too.' In Saint 'Yes. in the Bastille. have been buried alive. 'My name is Defarge and I have a wine-shop Antoine. He thought of Dr Manette and his many years alone. the first official said quietly to him. Perhaps you have heard of me. and was now living in some rooms above the bank. close to the heart of the city. he saw that a large grindstone had been brought into the square below. My wife came to your house to find her father. One evening. But he's been taken to prison. when suddenly the door of his room opened.' 'Why did you come back to France? It will be very bad for you. forgotten.' he thought. looking out of the window. busy sharpening their knives and swords and axes. which were already red with blood. 40 41 .' replied Darnay in surprise. 'Now I. and Lucie and her father ran in. 'Lucie! Manette! What has happened? Why are you here?' cried Mr Lorry.' cried Lucie.' Darnay was taken to the prison of La Force and put in a cold empty room with a locked door and bars across the windows. Mr Lorry closed the window. Mr Lorry had arrived in Paris some days before Charles Darnay. There was a wild. 'Charles is in Paris. 'He came to help an old family servant.A Tale of Two Cities In the hands of the citizens As Darnay left. shouting crowd around it. He had decided to go downstairs and talk to the bank guards.' The crowd around the grindstone were busy sharpening their knives and swords and axes. 8 In the hands of the citizens Tellson's Bank in Paris was in a large building south of the river. 'Are you the man who married the daughter of Dr Manette?' 'Yes. With shaking hands.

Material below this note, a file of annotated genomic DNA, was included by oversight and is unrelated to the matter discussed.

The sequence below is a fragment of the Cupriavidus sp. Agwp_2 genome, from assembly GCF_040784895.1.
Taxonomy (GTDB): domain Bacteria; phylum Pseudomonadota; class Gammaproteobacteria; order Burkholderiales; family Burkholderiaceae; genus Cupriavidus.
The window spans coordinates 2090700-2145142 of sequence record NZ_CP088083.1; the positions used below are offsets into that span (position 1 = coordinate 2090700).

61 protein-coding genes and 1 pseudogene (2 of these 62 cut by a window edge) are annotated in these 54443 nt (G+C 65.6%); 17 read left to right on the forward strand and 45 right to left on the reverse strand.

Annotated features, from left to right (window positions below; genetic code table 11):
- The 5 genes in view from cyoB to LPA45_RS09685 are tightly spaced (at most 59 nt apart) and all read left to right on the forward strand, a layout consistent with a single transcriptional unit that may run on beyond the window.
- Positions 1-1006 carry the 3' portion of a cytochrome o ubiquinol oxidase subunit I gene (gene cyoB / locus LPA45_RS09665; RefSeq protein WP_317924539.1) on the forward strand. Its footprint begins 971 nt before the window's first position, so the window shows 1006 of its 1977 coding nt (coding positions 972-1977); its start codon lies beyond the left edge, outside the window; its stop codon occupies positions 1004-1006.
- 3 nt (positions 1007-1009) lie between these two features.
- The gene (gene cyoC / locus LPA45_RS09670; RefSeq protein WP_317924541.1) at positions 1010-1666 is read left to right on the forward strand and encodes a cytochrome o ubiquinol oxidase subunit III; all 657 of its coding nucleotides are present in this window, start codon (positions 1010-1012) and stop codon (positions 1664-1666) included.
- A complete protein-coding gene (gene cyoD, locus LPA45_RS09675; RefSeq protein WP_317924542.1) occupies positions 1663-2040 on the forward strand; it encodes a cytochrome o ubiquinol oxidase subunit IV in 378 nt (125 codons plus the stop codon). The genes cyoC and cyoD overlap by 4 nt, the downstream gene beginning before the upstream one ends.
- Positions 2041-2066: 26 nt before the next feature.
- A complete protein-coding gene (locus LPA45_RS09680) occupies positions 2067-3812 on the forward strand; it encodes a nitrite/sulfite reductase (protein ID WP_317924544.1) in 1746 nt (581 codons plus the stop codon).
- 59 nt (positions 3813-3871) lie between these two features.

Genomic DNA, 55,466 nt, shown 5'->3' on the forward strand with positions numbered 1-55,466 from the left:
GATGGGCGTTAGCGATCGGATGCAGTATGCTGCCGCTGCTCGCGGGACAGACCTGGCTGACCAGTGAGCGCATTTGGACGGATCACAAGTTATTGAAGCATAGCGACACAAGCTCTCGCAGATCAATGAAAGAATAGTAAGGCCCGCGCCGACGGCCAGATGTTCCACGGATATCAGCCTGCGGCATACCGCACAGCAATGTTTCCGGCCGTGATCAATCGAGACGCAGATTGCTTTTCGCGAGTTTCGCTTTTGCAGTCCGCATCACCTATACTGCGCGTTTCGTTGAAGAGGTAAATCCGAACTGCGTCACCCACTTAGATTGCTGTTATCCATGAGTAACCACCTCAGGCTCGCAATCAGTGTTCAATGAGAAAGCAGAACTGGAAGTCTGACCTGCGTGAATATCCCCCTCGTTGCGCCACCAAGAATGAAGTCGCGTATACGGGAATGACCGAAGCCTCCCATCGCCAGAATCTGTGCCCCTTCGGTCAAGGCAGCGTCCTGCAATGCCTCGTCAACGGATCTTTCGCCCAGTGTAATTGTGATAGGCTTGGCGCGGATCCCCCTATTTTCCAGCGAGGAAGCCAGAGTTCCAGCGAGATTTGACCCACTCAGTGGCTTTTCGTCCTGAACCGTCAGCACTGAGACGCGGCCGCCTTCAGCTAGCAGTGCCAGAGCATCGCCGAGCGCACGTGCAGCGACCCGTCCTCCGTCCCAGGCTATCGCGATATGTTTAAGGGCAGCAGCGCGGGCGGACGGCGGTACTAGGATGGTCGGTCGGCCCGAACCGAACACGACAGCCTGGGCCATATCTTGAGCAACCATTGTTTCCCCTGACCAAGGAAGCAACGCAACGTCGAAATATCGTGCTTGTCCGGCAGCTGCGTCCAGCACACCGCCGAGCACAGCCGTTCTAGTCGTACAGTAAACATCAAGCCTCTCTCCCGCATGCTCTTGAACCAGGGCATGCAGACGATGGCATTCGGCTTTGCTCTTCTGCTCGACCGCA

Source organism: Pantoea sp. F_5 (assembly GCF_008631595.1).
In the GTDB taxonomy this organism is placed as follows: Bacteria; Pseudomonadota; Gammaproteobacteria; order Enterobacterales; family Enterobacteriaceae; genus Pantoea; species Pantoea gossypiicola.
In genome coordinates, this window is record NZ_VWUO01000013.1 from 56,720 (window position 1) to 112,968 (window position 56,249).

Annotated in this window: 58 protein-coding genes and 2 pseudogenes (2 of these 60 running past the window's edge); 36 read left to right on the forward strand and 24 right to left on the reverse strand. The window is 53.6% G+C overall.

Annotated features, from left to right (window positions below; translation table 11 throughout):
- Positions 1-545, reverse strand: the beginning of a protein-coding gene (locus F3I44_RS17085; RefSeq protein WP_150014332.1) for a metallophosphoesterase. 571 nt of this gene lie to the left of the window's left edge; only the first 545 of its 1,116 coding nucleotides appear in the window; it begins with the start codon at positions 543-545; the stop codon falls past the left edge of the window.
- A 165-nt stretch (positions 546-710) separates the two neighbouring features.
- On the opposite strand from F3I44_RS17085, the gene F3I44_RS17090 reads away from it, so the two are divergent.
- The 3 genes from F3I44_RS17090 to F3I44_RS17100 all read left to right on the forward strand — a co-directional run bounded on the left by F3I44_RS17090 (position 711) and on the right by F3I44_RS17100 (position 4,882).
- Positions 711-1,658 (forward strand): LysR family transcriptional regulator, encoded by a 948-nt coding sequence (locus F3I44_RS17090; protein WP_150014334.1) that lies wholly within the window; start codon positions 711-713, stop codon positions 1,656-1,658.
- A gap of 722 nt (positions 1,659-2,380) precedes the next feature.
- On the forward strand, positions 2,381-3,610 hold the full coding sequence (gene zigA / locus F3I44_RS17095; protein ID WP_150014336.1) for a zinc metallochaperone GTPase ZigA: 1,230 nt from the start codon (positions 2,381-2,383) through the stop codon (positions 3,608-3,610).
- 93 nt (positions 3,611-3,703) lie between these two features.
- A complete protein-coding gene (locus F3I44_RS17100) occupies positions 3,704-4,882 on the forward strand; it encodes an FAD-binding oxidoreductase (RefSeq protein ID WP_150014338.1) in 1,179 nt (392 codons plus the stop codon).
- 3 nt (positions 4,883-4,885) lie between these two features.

I must talk with your father at once. and Lucie felt frightened of her. but it meant so much to Lucie. Mr Lorry watched from the window as the Doctor talked to the crowd. Dearest . Together they waited all night for news. 'Quick. don't look outside. 42 43 . talk to them.A Tale of Two Cities In the hands of the citizens At that moment the shouts of the crowd outside grew louder.' 'Even so.' said Mr Lorry happily. and returned worriedly to Tellson's. and go to La Force. and Mr Lorry led them to Lucie's rooms. and your father has some power here. Take Defarge to Lucie. He left Jerry Cruncher with them as a guard. are murdering the prisoners. Where is Charles?' 'In the prison of La Force. They went downstairs and at the front door found Madame Defarge.' said the Doctor. but I cannot leave this place yet. Only a short letter. The Doctor had written. 'Don't look out!' cried Mr Lorry. You must go to one of the rooms here and wait. I am well. she kissed the hands of Defarge and his wife. Everybody knows about me and how I suffered. I come from Dr Manette. 'These people outside. He heard shouts of 'Long live the Bastille prisoner! Help his friend in La Force!' Mr Lorry went to Lucie and found her with her daughter and Miss Pross. serious man came to see him. Without a word. you can do nothing tonight. Charles is safe.' said Mr Lorry. Madame Defarge said nothing. 'Come with me. Gratefully. but none came. before it is too late!' Dr Manette hurried outside. Defarge gave Lucie a note from her husband. Quick. At the end of the day a strong. they gave us news of Charles. she joined them. There. Lucie kissed the hands of Defarge and his wife. Manette. Tell them who you are. In the morning Mr Lorry found rooms for Lucie and her family in a quiet street near the bank.' Lucie kissed him and left the room. knitting. If you are so well known. but kiss our child for me. her hand was cold and heavy. he gave me this. 'What is that noise?' asked the Doctor.' Defarge gave him a piece of paper. Already people want to help me. 'I am safe in Paris. if you have this power. 'My friend. 'My name is Defarge.' 'La Force! Dear Lucie.be brave. You cannot answer this. Gratefully. with their bloody knives. 1 was a prisoner in the Bastille.